What Can DNA Exonerations Tell Us about Racial Differences in Wrongful-Conviction Rates?

@article{Bjerk2020WhatCD,
  title={What Can DNA Exonerations Tell Us about Racial Differences in Wrongful-Conviction Rates?},
  author={David Bjerk and Eric A. Helland},
  journal={The Journal of Law and Economics},
  year={2020},
  volume={63},
  pages={341 - 366}
}
We show that data on DNA exonerations can be informative about racial differences in wrongful-conviction rates under some assumptions regarding the DNA-exoneration process. We argue that, with respect to rape cases, the observed data and the plausibility of the required assumptions combine to strongly suggest that the wrongful-conviction rate is significantly higher among black convicts than white convicts. By contrast, we argue that the ability of data on DNA exonerations to reveal information… 

Type I and Type II Error Probabilities in the Courtroom

Abstract We estimate the likelihood of miscarriages of justice by reframing the problem in the context of misclassified binary choice models. The estimator is based on new nonparametric

Favoritism towards High-Status Clubs: Evidence from German Soccer

Biases in legal decision-making are difficult to identify as type II errors (wrongful acquittals) are hardly observable and type I errors (wrongful convictions) are only observed for the subsample

Unequal Treatment Under the Law? Consequences of Body-worn Cameras on the Court System

In less than a decade, body-worn cameras rose from rarity to standard amongst local law enforcement in the U.S. as agencies sought to enhance trust, transparency, and accountability of officers.

Pain, Suffering and Jury Awards: A Study of the Cost of Wrongful Convictions

This paper estimates society’s valuation of avoiding wrongful convictions and the time spent in prison based on cross sectional regression analysis of awards and settlements for individuals who were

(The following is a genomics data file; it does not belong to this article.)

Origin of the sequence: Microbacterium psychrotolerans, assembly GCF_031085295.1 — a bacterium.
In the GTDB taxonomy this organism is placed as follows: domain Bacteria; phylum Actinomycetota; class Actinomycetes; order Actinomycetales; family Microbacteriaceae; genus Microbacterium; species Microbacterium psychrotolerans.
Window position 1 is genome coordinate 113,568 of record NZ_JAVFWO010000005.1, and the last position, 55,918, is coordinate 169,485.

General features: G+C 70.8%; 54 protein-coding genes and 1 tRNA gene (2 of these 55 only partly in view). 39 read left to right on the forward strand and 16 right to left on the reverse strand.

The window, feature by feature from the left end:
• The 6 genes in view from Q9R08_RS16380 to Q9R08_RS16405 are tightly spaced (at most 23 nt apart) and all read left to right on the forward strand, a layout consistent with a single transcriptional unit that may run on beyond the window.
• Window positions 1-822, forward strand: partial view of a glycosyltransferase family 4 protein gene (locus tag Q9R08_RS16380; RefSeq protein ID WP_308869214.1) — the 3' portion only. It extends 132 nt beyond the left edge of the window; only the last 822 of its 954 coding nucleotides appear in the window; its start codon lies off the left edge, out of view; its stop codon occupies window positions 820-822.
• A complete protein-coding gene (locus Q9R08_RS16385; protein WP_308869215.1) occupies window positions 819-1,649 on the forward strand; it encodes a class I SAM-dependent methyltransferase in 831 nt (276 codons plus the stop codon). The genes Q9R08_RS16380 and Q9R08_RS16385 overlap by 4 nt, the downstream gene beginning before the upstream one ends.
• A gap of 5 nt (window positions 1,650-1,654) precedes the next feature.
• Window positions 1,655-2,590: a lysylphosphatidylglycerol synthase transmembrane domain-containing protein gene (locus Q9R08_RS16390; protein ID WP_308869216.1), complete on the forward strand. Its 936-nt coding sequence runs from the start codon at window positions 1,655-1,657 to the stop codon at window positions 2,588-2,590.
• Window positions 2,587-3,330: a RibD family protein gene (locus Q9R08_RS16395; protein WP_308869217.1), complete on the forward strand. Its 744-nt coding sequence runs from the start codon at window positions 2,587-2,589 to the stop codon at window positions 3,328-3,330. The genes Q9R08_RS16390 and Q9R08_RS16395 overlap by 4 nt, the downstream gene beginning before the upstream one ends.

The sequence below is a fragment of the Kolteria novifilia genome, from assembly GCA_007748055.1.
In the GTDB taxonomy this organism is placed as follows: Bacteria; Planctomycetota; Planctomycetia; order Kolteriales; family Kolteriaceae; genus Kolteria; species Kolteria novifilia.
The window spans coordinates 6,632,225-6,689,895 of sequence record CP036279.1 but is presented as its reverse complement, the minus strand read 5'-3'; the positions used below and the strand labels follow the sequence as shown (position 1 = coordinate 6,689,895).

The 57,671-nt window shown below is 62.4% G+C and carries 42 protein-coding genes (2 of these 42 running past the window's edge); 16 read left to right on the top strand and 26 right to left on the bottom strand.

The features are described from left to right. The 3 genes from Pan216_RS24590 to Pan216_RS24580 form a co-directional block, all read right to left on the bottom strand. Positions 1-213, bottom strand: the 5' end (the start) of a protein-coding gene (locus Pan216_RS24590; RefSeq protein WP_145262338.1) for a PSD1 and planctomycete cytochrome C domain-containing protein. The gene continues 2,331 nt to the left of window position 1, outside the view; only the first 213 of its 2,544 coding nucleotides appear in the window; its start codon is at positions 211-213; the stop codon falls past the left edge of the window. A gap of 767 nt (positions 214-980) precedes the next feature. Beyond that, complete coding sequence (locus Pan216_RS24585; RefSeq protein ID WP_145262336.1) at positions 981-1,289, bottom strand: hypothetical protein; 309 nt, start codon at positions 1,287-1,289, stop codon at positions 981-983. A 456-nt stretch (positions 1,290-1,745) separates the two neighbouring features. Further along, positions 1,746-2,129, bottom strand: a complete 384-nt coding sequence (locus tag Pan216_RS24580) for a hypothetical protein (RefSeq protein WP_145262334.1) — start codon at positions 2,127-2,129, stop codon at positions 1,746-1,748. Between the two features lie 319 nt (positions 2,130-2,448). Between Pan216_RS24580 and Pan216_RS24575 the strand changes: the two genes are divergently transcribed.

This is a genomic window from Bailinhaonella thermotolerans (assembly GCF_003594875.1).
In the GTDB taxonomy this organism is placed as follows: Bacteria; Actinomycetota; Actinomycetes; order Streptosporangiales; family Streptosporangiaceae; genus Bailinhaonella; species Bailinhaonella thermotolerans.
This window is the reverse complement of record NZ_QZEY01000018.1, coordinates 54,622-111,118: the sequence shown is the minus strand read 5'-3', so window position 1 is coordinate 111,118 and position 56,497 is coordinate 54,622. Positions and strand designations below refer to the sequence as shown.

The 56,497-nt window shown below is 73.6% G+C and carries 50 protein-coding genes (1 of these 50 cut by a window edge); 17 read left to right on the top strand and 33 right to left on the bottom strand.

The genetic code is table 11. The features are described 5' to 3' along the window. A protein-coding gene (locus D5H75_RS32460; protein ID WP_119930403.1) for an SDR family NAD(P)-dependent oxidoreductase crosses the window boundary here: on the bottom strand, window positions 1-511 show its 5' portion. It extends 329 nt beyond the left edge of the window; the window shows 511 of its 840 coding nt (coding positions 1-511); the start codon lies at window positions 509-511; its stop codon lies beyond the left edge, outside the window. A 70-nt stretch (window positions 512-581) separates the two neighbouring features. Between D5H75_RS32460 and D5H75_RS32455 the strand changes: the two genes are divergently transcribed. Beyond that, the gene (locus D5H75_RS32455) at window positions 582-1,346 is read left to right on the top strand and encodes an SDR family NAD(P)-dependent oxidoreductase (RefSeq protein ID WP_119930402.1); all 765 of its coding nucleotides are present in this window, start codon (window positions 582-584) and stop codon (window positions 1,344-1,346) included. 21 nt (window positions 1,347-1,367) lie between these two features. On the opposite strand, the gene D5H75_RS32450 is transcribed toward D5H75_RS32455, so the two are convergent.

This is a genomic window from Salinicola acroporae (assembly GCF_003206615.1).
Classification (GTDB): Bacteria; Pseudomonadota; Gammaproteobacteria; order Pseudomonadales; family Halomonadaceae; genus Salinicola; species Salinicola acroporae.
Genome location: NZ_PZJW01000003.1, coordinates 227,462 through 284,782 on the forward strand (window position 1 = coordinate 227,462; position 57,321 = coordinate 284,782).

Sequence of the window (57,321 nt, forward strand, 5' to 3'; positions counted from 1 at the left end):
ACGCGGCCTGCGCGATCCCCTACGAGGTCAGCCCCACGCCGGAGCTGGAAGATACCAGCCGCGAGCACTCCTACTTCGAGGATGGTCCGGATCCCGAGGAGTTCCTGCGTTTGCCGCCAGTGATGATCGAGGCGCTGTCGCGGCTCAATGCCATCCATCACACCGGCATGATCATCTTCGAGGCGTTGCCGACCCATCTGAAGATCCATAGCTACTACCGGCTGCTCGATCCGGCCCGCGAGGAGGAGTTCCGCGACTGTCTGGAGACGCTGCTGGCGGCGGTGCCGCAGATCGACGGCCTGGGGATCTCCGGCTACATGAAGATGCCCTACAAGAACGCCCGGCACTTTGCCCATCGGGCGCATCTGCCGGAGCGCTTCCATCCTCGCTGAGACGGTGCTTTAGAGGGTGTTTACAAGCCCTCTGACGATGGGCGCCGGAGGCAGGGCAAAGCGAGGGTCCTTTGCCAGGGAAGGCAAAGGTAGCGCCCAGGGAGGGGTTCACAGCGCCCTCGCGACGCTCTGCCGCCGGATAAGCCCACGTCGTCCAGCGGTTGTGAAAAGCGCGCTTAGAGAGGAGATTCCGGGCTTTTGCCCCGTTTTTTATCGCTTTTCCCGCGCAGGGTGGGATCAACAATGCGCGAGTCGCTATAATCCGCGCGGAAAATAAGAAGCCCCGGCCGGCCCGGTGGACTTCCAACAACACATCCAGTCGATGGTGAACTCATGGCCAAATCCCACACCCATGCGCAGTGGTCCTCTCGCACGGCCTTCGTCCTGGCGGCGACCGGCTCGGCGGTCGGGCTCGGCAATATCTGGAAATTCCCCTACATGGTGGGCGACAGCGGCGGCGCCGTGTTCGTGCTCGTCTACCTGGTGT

References

SHOWING 1-10 OF 70 REFERENCES

Race and Wrongful Convictions in the United States

African Americans are only 13% of the American population but a majority of innocent defendants wrongfully convicted of crimes and later exonerated. They constitute 47% of the 1,900 exonerations

Racial Disparity in Federal Criminal Sentences

Using rich data linking federal cases from arrest through to sentencing, we find that initial case and defendant characteristics, including arrest offense and criminal history, can explain most of

Convicted but Innocent: Wrongful Conviction and Public Policy

Foreword - Simon Dinitz Introduction With Apologies to the Prisoner Causes Celebres How Could This Have Happened? The Causes and Prevalence of Wrongful Conviction What Did They Really See? The

Predictors of miscarriages of justice in capital cases

Prior research on wrongful convictions in capital cases focused primarily on qualitative methods designed to provide in-depth descriptive analyses of these cases. In contrast, this study is a

RACIAL AND ETHNIC DISPARITIES IN SENTENCING DEPARTURES ACROSS MODES OF CONVICTION

Recent analyses of guideline sentencing practices have demonstrated that sentences departing from guidelines serve as a significant locus of racial/ethnic and other extralegal disparity. Little is

A New Look at Racial Profiling: Evidence from the Boston Police Department

This paper provides new evidence on racial profiling using information on the race of both motorists and officers. Extending the model of Knowles, Persico, and Todd (2001), we develop a new test for

Do Judges Vary in Their Treatment of Race?

Are minorities treated differently by the legal system? Systematic racial differences in case characteristics, many unobservable, make this a difficult question to answer directly. In this paper, we

THE PSYCHOLOGY OF CONFESSION EVIDENCE

Basic questions are raised concerning police interrogations, the risk of false confessions, and the impact that such evidence has on a jury. On the basis of available research, it was concluded that

Race for Your Life: An Analysis of the Role of Race in Erroneous Capital Convictions

Prior research on the role of race in wrongful capital convictions has focused primarily on the race of the defendant. In contrast, this article begins with two case studies that illustrate the

The Consequences of False Confessions: Deprivations of Liberty and Miscarriages of Justice in the Age of Psychological Interrogation

This article studies the precise impact that false confessions have on criminal defendants. Using evidence from sixty cases of police-induced false confessions in which the defendant's confession is
...